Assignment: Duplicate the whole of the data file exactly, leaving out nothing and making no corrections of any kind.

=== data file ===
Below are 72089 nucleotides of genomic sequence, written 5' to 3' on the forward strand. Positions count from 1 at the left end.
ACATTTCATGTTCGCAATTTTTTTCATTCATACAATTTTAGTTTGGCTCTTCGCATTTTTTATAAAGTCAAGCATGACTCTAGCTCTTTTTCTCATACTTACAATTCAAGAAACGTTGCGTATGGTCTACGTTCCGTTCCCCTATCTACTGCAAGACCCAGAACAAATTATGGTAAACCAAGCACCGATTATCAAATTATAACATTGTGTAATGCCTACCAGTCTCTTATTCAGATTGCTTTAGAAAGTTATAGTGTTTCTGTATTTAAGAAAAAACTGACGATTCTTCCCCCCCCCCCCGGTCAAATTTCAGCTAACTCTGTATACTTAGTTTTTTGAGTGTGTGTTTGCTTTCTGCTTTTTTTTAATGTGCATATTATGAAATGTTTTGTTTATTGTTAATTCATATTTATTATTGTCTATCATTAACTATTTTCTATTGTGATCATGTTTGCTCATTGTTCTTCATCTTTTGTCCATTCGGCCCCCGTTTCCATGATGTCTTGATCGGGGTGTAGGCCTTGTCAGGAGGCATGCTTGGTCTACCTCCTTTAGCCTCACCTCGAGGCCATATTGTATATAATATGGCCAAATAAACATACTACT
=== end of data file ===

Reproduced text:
Below are 72089 nucleotides of genomic sequence, written 5' to 3' on the forward strand. Positions count from 1 at the left end.
ACATTTCATGTTCGCAATTTTTTTCATTCATACAATTTTAGTTTGGCTCTTCGCATTTTTTATAAAGTCAAGCATGACTCTAGCTCTTTTTCTCATACTTACAATTCAAGAAACGTTGCGTATGGTCTACGTTCCGTTCCCCTATCTACTGCAAGACCCAGAACAAATTATGGTAAACCAAGCACCGATTATCAAATTATAACATTGTGTAATGCCTACCAGTCTCTTATTCAGATTGCTTTAGAAAGTTATAGTGTTTCTGTATTTAAGAAAAAACTGACGATTCTTCCCCCCCCCCCCGGTCAAATTTCAGCTAACTCTGTATACTTAGTTTTTTGAGTGTGTGTTTGCTTTCTGCTTTTTTTTAATGTGCATATTATGAAATGTTTTGTTTATTGTTAATTCATATTTATTATTGTCTATCATTAACTATTTTCTATTGTGATCATGTTTGCTCATTGTTCTTCATCTTTTGTCCATTCGGCCCCCGTTTCCATGATGTCTTGATCGGGGTGTAGGCCTTGTCAGGAGGCATGCTTGGTCTACCTCCTTTAGCCTCACCTCGAGGCCATATTGTATATAATATGGCCAAATAAACATACTACT